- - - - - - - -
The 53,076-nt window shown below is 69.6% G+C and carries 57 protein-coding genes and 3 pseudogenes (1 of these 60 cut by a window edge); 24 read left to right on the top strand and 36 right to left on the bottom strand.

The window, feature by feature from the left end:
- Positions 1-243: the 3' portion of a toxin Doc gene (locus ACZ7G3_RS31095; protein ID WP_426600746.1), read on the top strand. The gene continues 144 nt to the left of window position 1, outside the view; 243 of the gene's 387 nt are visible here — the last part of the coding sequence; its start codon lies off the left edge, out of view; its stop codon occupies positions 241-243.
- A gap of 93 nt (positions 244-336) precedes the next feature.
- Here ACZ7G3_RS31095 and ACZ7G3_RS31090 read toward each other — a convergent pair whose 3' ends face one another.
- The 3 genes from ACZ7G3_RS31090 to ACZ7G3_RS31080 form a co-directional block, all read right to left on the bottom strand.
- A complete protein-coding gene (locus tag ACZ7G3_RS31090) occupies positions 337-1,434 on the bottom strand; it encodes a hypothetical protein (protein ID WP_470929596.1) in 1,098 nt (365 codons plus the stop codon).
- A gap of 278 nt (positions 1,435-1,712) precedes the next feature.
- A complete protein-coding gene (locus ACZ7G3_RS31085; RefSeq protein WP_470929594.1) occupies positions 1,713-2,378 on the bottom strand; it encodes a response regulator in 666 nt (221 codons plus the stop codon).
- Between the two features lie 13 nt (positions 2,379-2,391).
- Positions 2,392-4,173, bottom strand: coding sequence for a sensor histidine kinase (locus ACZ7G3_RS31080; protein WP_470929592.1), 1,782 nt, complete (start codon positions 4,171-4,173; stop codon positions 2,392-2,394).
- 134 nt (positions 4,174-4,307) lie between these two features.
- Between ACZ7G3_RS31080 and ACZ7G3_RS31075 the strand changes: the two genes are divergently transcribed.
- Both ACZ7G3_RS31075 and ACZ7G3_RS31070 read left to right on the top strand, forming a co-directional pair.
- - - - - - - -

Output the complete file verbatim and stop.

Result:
The 53,076-nt window shown below is 69.6% G+C and carries 57 protein-coding genes and 3 pseudogenes (1 of these 60 cut by a window edge); 24 read left to right on the top strand and 36 right to left on the bottom strand.

The window, feature by feature from the left end:
- Positions 1-243: the 3' portion of a toxin Doc gene (locus ACZ7G3_RS31095; protein ID WP_426600746.1), read on the top strand. The gene continues 144 nt to the left of window position 1, outside the view; 243 of the gene's 387 nt are visible here — the last part of the coding sequence; its start codon lies off the left edge, out of view; its stop codon occupies positions 241-243.
- A gap of 93 nt (positions 244-336) precedes the next feature.
- Here ACZ7G3_RS31095 and ACZ7G3_RS31090 read toward each other — a convergent pair whose 3' ends face one another.
- The 3 genes from ACZ7G3_RS31090 to ACZ7G3_RS31080 form a co-directional block, all read right to left on the bottom strand.
- A complete protein-coding gene (locus tag ACZ7G3_RS31090) occupies positions 337-1,434 on the bottom strand; it encodes a hypothetical protein (protein ID WP_470929596.1) in 1,098 nt (365 codons plus the stop codon).
- A gap of 278 nt (positions 1,435-1,712) precedes the next feature.
- A complete protein-coding gene (locus ACZ7G3_RS31085; RefSeq protein WP_470929594.1) occupies positions 1,713-2,378 on the bottom strand; it encodes a response regulator in 666 nt (221 codons plus the stop codon).
- Between the two features lie 13 nt (positions 2,379-2,391).
- Positions 2,392-4,173, bottom strand: coding sequence for a sensor histidine kinase (locus ACZ7G3_RS31080; protein WP_470929592.1), 1,782 nt, complete (start codon positions 4,171-4,173; stop codon positions 2,392-2,394).
- 134 nt (positions 4,174-4,307) lie between these two features.
- Between ACZ7G3_RS31080 and ACZ7G3_RS31075 the strand changes: the two genes are divergently transcribed.
- Both ACZ7G3_RS31075 and ACZ7G3_RS31070 read left to right on the top strand, forming a co-directional pair.